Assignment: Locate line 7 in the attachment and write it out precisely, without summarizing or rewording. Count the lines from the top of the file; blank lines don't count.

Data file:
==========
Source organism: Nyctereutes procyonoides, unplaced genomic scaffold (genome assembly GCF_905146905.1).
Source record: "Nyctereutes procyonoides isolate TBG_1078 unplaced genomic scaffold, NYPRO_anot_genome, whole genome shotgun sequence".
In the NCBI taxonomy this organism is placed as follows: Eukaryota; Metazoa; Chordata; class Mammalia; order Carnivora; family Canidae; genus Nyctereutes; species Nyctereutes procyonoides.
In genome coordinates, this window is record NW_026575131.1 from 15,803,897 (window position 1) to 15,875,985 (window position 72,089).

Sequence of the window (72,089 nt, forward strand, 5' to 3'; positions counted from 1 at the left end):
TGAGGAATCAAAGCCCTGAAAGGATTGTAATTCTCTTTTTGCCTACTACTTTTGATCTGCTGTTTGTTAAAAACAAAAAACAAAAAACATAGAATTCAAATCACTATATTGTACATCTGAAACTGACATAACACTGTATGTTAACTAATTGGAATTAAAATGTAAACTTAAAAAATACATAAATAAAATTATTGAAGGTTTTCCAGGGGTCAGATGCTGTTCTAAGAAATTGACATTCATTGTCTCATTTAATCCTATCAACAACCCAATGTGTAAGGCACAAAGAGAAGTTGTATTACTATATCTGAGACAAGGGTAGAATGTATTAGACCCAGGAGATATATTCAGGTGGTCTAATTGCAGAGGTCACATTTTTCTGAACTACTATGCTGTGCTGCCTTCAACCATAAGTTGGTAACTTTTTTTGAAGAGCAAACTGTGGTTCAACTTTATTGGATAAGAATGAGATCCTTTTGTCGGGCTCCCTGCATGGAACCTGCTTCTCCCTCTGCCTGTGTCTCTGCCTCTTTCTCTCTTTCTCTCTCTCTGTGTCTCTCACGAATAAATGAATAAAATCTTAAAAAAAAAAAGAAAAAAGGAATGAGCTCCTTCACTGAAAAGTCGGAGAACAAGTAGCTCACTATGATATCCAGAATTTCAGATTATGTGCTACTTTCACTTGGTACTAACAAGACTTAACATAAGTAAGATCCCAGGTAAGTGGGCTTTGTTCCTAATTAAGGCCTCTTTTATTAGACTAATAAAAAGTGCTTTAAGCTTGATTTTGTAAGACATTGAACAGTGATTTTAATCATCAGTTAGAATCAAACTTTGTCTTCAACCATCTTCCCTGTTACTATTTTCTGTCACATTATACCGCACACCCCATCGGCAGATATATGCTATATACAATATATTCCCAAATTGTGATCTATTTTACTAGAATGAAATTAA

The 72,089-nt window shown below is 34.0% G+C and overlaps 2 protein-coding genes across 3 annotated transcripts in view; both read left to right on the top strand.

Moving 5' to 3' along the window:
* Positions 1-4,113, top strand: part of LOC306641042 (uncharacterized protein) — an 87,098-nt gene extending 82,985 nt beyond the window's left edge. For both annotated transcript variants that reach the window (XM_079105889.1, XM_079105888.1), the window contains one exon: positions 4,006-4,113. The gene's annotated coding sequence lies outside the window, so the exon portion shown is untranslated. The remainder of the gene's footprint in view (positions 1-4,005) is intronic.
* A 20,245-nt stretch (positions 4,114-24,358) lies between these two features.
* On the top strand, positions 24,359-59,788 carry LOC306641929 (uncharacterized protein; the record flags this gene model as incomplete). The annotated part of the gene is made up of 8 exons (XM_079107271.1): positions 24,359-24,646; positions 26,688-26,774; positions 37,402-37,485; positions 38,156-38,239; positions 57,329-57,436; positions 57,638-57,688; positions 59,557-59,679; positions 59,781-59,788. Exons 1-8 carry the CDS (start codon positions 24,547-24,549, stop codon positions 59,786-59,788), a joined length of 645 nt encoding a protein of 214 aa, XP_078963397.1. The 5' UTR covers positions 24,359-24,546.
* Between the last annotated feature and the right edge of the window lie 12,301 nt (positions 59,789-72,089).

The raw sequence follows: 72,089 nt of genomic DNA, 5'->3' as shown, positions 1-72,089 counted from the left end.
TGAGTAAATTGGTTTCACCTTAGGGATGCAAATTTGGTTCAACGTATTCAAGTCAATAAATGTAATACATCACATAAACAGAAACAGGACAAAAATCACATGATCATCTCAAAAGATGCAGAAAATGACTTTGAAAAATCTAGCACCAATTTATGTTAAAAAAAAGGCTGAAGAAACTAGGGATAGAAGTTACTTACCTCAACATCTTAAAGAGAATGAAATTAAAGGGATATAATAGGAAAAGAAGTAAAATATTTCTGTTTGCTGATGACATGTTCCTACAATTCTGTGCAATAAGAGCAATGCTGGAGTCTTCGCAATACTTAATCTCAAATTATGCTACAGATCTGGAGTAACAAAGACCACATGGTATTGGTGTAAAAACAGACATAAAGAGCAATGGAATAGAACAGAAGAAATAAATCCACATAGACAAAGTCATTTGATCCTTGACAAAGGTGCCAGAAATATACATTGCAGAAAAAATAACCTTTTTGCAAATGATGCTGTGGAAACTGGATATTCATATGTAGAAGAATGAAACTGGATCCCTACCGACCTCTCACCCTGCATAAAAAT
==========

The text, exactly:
The 72,089-nt window shown below is 34.0% G+C and overlaps 2 protein-coding genes across 3 annotated transcripts in view; both read left to right on the top strand.